All of this is, of course, not mentioning the seasons that come out every year and have done since 2002. I’ve not particularly liked many of the episodes I have seen of season 6 onwards, although this is balanced by the fact that I am no longer a member of the target audience, and haven’t been for a good 15 years or so. There are some episodes which have their moments, but on the whole they are quite disappointing.

 

There are several reasons for this ambivalence – first and foremost the amount of new characters introduced every season for one or two episodes before never being heard from again is a little grating. This trend began in season 5 and has continued on with characters such as Bertram, Elizabeth, Fergus, Neville and Rocky all being brought in in different seasons and only a few staying for a good amount of episodes. The characters already there have enough personality traits to being out different and exciting episodes, and I believe that there is no reason to continually introduce new characters for a “New Character” episode.

 

For example, Neville as a steam engine who looks like a diesel (I’m afraid I can’t really see the resemblance myself) but has a kind heart…there isn’t really anything further to be done with him, so why introduce him? Similar to Elizabeth and Fearless Freddie – both characters have been artificially inserted into the history of Sodor, contradicting the Railway Series. This not only introduces new characters, but does so whilst ignoring the original stories which brought Thomas to our screens!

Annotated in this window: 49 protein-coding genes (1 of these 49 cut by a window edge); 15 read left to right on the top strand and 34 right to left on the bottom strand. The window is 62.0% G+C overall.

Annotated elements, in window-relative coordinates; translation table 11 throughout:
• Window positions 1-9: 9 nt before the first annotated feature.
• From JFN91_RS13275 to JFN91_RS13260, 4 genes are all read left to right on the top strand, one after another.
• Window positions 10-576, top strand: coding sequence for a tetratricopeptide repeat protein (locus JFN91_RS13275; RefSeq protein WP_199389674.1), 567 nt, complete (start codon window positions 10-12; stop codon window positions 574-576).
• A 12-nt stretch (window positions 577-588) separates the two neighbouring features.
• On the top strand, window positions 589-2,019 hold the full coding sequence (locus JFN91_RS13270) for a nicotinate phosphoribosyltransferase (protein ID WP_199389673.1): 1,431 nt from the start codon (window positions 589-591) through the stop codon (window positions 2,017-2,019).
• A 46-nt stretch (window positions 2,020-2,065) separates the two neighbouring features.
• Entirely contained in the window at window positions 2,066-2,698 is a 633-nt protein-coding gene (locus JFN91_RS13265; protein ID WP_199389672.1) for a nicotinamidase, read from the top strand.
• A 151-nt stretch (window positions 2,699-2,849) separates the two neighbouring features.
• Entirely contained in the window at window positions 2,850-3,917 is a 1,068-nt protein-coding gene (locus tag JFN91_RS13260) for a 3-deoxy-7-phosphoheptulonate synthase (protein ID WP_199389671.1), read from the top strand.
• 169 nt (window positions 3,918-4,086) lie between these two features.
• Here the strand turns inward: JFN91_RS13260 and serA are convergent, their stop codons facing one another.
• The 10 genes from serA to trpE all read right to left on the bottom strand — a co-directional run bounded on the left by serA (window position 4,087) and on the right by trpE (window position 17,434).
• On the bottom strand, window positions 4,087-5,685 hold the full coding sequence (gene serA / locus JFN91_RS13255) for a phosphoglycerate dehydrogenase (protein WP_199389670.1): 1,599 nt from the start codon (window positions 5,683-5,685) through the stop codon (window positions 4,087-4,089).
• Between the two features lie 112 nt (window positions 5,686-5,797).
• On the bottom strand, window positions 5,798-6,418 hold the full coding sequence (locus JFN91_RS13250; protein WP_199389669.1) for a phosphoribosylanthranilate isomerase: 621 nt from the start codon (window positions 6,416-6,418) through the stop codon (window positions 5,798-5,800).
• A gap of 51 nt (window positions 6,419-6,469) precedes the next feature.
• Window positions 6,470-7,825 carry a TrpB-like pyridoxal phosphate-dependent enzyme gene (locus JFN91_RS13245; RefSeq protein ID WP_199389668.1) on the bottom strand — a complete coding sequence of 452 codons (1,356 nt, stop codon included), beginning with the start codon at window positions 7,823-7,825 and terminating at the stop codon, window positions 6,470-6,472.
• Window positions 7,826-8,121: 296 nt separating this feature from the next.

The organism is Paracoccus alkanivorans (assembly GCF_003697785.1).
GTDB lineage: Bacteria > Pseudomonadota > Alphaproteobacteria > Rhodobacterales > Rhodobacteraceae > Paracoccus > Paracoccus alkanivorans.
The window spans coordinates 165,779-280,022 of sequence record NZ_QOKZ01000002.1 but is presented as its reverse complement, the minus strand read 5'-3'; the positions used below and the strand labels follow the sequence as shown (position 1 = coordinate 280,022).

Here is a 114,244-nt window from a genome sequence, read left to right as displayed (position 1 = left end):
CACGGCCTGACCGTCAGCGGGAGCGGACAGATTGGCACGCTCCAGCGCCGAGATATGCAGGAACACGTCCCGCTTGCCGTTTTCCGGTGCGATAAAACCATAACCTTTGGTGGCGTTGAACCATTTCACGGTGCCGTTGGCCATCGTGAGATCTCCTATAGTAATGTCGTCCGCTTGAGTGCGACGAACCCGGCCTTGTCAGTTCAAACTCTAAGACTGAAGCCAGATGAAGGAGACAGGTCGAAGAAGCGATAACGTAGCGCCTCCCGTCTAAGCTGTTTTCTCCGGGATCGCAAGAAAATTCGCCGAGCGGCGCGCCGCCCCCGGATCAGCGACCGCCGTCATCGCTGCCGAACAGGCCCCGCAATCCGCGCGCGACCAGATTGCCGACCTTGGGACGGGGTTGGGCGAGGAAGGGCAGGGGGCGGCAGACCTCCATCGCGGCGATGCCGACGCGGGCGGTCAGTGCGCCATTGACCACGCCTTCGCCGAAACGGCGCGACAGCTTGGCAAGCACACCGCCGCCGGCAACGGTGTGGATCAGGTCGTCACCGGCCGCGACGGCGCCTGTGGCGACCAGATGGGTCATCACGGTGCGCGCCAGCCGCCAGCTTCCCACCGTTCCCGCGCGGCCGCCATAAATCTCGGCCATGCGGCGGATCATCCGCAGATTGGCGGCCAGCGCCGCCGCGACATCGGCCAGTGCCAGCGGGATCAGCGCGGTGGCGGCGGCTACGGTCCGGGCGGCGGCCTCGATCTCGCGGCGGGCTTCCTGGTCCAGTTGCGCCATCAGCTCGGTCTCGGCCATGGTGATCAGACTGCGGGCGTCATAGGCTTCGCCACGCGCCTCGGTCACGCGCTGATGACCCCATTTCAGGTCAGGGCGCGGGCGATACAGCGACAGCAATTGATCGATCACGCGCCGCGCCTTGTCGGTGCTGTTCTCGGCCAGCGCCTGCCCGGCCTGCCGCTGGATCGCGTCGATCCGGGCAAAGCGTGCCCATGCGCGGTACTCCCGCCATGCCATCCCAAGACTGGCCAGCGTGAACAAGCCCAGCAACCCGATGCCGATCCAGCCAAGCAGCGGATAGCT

In addition to the character overload, the episodes themselves are quite dull and repetitive – Thomas gets into trouble after ignoring others who offers to help, others help, Thomas learns a lesson he forgets by the start of the next episode. There’s only so many of those storylines I personally am able to take.

 

Also, a lot of the stories seem interchangeable. If I watched a group of, say, 8 episodes, some from season 8, some from season 9, some from season 10, I would not be able to differentiate between seasons (bearing in mind I have seen no season 9 or 10, and only half of season 8). I realize I am criticizing what I have not seen, but having read descriptions on the Sodor Island Episode Guide as well as the forums, I am somewhat informed.